A special secretary to the former Prime Minister of Solomon Islands says an inquiry into New Zealand's spy agency's activities in the Pacific should also investigate the spying of people such as himself.
The Inspector-General of Intelligence and Security, Cheryl Gwyn, has announced that she will investigate complaints that the GCSB intercepted the communications of New Zealanders working or travelling in the Pacific.
Earlier this month, documents released by the United States whistleblower Edward Snowden showed that the GCSB set up a listening post at its embassy in Honiara to tap the phone network and collect emails from named government employees.
One of them is Dr Philip Tagini, who says his constitutional rights were breached, and wants the Solomon Islands government to take a stand.
"I think the government has very close relations with New Zealand and we are very dependent on New Zealand for aid and a lot of assistance. You know, to a certain extent that's understandable but that does not give anybody a right and the least we'd be expecting is for the government to take a position on that."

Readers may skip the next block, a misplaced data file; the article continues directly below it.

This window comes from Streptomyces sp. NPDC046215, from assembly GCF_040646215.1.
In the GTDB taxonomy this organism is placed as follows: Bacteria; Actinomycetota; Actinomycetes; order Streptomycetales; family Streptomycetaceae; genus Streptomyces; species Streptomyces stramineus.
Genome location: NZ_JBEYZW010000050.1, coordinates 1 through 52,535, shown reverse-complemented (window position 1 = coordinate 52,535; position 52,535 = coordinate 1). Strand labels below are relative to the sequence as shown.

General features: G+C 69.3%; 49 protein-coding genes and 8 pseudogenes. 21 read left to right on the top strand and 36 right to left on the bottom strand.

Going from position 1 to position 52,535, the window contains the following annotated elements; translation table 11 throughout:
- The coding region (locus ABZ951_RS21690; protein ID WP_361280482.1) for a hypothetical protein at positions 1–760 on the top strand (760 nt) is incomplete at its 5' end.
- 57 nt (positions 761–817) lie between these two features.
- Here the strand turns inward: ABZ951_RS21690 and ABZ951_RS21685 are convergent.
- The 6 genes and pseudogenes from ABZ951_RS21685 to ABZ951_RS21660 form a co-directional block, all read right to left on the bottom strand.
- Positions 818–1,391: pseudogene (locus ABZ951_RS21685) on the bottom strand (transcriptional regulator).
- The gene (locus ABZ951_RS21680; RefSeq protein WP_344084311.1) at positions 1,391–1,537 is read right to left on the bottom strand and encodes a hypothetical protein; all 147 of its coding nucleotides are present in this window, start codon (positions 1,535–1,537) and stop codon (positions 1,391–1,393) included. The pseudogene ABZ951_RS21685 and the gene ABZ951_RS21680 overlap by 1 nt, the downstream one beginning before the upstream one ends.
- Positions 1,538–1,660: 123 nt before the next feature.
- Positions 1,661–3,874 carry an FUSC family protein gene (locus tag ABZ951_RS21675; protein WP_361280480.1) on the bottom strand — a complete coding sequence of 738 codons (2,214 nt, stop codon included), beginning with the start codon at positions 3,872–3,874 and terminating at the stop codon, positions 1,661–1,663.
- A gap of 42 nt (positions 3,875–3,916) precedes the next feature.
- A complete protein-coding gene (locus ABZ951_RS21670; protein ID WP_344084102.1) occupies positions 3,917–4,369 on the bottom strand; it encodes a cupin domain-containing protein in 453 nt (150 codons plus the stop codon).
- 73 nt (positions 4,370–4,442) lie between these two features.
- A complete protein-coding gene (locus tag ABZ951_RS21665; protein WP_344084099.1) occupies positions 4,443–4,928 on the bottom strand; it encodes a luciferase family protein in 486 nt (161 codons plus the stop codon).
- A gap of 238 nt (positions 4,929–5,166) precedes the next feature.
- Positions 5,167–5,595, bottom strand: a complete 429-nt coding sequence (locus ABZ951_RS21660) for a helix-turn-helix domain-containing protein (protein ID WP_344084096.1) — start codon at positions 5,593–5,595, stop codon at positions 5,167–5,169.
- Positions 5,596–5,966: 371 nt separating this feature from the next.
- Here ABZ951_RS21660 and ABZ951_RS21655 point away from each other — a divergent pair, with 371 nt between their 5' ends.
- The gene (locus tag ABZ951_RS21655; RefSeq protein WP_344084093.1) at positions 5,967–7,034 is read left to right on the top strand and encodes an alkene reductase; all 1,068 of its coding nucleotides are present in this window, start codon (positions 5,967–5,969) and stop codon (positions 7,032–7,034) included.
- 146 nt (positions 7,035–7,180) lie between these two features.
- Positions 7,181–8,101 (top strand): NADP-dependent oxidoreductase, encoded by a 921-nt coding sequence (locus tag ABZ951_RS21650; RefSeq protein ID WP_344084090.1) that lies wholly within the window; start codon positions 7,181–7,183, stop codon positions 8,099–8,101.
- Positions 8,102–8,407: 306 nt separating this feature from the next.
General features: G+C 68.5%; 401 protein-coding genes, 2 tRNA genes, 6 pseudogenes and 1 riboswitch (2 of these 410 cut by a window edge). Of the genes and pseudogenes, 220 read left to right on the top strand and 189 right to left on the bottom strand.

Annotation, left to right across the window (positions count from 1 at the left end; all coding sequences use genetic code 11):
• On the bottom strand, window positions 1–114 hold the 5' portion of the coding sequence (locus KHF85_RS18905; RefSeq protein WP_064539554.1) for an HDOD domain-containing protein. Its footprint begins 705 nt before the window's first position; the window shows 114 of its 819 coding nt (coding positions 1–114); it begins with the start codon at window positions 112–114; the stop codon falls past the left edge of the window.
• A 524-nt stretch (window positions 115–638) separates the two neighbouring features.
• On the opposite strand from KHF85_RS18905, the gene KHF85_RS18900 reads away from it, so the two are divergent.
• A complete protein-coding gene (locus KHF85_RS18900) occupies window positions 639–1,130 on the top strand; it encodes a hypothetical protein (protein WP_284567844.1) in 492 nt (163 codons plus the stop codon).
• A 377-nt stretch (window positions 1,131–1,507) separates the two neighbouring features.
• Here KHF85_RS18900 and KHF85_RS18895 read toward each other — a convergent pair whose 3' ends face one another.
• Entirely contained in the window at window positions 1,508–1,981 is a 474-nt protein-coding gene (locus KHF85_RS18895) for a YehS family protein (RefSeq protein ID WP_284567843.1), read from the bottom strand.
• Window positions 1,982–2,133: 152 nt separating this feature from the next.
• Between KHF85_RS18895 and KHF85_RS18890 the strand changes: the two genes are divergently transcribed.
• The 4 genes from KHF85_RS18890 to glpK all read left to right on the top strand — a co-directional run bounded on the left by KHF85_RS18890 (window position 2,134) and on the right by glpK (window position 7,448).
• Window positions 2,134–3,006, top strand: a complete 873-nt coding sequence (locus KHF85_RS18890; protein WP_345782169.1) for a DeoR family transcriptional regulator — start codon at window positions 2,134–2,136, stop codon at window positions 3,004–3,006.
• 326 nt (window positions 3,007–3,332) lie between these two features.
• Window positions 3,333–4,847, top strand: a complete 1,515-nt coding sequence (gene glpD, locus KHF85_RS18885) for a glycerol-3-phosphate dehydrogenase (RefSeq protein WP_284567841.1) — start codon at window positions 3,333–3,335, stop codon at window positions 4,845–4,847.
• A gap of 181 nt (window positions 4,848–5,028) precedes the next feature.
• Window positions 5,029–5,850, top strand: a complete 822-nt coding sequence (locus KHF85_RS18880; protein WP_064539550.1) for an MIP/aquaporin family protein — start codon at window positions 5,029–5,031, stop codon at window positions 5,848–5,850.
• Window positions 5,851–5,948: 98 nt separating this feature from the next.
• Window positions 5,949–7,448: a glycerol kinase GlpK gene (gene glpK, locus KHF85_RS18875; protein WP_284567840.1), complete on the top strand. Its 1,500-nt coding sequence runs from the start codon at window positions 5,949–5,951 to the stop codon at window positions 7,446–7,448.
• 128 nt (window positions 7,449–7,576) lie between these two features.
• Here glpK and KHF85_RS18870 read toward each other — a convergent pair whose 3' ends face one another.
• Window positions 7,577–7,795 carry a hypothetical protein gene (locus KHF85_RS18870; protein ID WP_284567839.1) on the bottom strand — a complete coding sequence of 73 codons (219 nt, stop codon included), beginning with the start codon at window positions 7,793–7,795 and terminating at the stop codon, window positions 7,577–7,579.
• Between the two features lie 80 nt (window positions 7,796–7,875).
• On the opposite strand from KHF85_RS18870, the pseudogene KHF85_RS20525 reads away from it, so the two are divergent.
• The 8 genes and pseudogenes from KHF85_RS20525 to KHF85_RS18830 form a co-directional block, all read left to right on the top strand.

Dr Tagini says he has been provided no explanation by New Zealand's government for spying on him.
"It's not the way you do business, and should not be condoned. It's dreadful and at the same time a betrayal, the fact that we have an alliance and know each other very well, we've very open and transparent about matters that affect both New Zealand and Solomons, and I think that has been exploited."